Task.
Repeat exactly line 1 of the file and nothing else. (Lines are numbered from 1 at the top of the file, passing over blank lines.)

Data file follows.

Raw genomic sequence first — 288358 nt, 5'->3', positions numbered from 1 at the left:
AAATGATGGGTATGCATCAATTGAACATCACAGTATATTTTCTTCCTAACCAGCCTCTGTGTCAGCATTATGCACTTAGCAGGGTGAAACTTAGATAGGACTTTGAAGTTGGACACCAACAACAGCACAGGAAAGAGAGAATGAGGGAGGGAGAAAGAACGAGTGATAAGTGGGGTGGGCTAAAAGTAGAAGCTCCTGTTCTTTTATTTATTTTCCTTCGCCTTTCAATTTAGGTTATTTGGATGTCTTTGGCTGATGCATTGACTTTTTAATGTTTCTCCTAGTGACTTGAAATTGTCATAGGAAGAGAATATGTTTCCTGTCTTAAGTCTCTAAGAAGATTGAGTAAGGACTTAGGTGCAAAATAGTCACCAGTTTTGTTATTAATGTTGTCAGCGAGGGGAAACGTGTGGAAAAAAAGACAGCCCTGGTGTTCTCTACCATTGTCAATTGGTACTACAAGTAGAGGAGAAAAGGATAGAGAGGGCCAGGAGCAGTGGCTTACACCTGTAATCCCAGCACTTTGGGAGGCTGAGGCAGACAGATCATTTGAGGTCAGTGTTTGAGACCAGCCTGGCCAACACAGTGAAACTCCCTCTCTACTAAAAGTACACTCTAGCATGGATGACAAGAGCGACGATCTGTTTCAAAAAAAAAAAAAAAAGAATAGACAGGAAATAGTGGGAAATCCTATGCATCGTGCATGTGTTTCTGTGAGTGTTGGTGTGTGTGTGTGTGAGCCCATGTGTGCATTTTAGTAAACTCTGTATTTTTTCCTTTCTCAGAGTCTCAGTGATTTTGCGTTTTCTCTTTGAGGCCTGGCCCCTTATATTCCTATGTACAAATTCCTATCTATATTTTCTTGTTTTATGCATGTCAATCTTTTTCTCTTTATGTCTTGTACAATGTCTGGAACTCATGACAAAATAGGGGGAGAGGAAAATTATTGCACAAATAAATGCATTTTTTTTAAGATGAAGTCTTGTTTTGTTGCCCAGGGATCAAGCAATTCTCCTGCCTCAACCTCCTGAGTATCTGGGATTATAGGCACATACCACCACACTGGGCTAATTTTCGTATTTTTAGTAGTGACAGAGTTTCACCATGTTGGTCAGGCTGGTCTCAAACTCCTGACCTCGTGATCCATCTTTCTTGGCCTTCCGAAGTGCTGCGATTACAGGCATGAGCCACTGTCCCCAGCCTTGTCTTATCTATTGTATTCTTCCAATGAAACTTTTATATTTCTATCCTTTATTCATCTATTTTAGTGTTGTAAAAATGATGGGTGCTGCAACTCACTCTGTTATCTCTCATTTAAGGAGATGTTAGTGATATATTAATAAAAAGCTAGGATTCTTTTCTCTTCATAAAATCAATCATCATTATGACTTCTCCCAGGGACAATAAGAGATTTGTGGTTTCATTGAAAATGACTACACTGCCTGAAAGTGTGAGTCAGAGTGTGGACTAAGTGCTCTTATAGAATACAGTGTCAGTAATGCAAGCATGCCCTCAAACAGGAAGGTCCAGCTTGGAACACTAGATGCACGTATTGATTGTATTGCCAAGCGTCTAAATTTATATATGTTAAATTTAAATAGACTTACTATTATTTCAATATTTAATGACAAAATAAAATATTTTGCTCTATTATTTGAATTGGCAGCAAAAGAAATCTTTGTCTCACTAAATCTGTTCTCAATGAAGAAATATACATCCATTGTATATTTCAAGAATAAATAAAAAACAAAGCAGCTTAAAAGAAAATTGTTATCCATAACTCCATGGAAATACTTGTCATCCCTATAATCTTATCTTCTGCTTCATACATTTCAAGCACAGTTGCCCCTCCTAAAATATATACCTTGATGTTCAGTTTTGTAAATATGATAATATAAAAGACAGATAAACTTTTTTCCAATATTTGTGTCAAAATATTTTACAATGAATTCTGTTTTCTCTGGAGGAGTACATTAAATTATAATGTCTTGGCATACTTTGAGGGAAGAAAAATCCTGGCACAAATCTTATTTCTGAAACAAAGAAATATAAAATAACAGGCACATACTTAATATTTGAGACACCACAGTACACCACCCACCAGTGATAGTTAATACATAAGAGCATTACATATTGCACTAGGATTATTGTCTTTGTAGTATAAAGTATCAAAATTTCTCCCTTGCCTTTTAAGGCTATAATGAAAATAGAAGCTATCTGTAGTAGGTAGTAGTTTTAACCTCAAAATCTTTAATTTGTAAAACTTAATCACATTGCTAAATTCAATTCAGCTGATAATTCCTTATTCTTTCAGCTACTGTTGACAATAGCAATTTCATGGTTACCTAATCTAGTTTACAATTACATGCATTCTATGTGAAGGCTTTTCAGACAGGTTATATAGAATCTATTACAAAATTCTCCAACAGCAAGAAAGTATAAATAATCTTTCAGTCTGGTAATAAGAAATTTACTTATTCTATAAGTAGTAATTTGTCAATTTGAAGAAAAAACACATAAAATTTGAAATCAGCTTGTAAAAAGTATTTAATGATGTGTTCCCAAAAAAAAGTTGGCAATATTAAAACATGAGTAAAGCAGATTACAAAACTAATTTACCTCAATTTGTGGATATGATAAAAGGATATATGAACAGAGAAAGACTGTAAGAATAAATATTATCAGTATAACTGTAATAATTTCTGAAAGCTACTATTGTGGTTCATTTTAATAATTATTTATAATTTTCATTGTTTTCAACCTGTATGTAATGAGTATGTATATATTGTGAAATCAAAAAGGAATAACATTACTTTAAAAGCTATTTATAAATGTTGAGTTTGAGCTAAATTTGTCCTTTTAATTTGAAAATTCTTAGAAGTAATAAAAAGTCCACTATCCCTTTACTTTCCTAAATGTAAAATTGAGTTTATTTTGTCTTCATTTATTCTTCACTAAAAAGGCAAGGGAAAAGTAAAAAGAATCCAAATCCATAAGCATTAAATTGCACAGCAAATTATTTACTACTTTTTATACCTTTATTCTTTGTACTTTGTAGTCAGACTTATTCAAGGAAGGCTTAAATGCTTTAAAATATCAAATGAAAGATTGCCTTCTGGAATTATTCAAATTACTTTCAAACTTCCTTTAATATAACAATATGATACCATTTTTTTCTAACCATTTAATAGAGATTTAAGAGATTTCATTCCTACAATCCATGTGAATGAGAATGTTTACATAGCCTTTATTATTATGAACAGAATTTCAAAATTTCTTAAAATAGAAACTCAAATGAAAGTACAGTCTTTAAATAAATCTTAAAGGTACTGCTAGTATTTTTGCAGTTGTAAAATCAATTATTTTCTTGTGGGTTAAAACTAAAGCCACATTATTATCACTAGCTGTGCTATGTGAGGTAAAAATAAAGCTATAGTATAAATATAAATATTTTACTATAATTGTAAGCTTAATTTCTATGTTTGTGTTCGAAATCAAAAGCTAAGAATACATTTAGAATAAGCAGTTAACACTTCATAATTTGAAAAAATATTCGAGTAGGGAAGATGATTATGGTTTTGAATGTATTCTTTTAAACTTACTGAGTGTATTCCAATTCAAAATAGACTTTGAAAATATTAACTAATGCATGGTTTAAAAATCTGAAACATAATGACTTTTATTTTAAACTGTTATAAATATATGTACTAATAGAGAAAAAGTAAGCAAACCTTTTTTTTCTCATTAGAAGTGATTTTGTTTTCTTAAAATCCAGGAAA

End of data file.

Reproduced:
Raw genomic sequence first — 288358 nt, 5'->3', positions numbered from 1 at the left: